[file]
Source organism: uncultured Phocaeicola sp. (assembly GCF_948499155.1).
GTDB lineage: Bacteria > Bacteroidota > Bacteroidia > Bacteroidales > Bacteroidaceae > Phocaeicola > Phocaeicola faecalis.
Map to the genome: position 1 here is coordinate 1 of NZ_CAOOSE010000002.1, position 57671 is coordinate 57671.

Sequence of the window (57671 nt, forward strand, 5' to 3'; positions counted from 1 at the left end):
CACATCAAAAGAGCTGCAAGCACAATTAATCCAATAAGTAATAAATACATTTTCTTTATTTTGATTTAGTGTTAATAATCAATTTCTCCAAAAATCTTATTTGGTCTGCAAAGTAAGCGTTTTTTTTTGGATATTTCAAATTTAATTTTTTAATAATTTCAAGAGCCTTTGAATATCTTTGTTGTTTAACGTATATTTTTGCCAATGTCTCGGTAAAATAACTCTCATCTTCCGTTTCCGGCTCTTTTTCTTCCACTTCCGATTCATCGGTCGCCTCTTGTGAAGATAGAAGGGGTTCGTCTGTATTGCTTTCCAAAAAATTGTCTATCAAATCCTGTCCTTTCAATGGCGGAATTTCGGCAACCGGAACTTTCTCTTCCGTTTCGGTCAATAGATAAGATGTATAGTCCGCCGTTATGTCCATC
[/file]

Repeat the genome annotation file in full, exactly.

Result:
Source organism: uncultured Phocaeicola sp. (assembly GCF_948499155.1).
GTDB lineage: Bacteria > Bacteroidota > Bacteroidia > Bacteroidales > Bacteroidaceae > Phocaeicola > Phocaeicola faecalis.
Map to the genome: position 1 here is coordinate 1 of NZ_CAOOSE010000002.1, position 57671 is coordinate 57671.

Sequence of the window (57671 nt, forward strand, 5' to 3'; positions counted from 1 at the left end):
CACATCAAAAGAGCTGCAAGCACAATTAATCCAATAAGTAATAAATACATTTTCTTTATTTTGATTTAGTGTTAATAATCAATTTCTCCAAAAATCTTATTTGGTCTGCAAAGTAAGCGTTTTTTTTTGGATATTTCAAATTTAATTTTTTAATAATTTCAAGAGCCTTTGAATATCTTTGTTGTTTAACGTATATTTTTGCCAATGTCTCGGTAAAATAACTCTCATCTTCCGTTTCCGGCTCTTTTTCTTCCACTTCCGATTCATCGGTCGCCTCTTGTGAAGATAGAAGGGGTTCGTCTGTATTGCTTTCCAAAAAATTGTCTATCAAATCCTGTCCTTTCAATGGCGGAATTTCGGCAACCGGAACTTTCTCTTCCGTTTCGGTCAATAGATAAGATGTATAGTCCGCCGTTATGTCCATC